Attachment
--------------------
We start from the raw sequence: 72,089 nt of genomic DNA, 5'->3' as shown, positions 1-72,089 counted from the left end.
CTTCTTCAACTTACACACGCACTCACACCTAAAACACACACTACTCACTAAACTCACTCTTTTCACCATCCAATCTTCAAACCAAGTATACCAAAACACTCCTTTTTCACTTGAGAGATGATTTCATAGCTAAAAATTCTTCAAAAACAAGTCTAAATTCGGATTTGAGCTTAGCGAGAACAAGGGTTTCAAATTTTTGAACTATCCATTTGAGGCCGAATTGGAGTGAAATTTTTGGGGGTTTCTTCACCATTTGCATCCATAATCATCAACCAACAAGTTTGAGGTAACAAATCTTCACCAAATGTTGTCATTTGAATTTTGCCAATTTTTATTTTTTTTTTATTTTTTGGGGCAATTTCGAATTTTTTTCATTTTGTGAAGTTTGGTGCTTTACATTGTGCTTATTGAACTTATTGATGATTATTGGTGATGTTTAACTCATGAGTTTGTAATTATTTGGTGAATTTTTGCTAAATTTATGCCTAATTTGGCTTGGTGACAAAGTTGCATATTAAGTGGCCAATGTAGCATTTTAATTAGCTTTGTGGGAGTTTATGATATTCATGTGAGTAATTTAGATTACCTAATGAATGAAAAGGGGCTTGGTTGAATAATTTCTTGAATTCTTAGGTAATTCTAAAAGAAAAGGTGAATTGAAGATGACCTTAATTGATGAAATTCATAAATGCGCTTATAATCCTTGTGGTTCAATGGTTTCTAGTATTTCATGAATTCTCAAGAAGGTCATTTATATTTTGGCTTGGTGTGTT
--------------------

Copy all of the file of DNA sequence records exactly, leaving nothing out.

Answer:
We start from the raw sequence: 72,089 nt of genomic DNA, 5'->3' as shown, positions 1-72,089 counted from the left end.
CTTCTTCAACTTACACACGCACTCACACCTAAAACACACACTACTCACTAAACTCACTCTTTTCACCATCCAATCTTCAAACCAAGTATACCAAAACACTCCTTTTTCACTTGAGAGATGATTTCATAGCTAAAAATTCTTCAAAAACAAGTCTAAATTCGGATTTGAGCTTAGCGAGAACAAGGGTTTCAAATTTTTGAACTATCCATTTGAGGCCGAATTGGAGTGAAATTTTTGGGGGTTTCTTCACCATTTGCATCCATAATCATCAACCAACAAGTTTGAGGTAACAAATCTTCACCAAATGTTGTCATTTGAATTTTGCCAATTTTTATTTTTTTTTTATTTTTTGGGGCAATTTCGAATTTTTTTCATTTTGTGAAGTTTGGTGCTTTACATTGTGCTTATTGAACTTATTGATGATTATTGGTGATGTTTAACTCATGAGTTTGTAATTATTTGGTGAATTTTTGCTAAATTTATGCCTAATTTGGCTTGGTGACAAAGTTGCATATTAAGTGGCCAATGTAGCATTTTAATTAGCTTTGTGGGAGTTTATGATATTCATGTGAGTAATTTAGATTACCTAATGAATGAAAAGGGGCTTGGTTGAATAATTTCTTGAATTCTTAGGTAATTCTAAAAGAAAAGGTGAATTGAAGATGACCTTAATTGATGAAATTCATAAATGCGCTTATAATCCTTGTGGTTCAATGGTTTCTAGTATTTCATGAATTCTCAAGAAGGTCATTTATATTTTGGCTTGGTGTGTT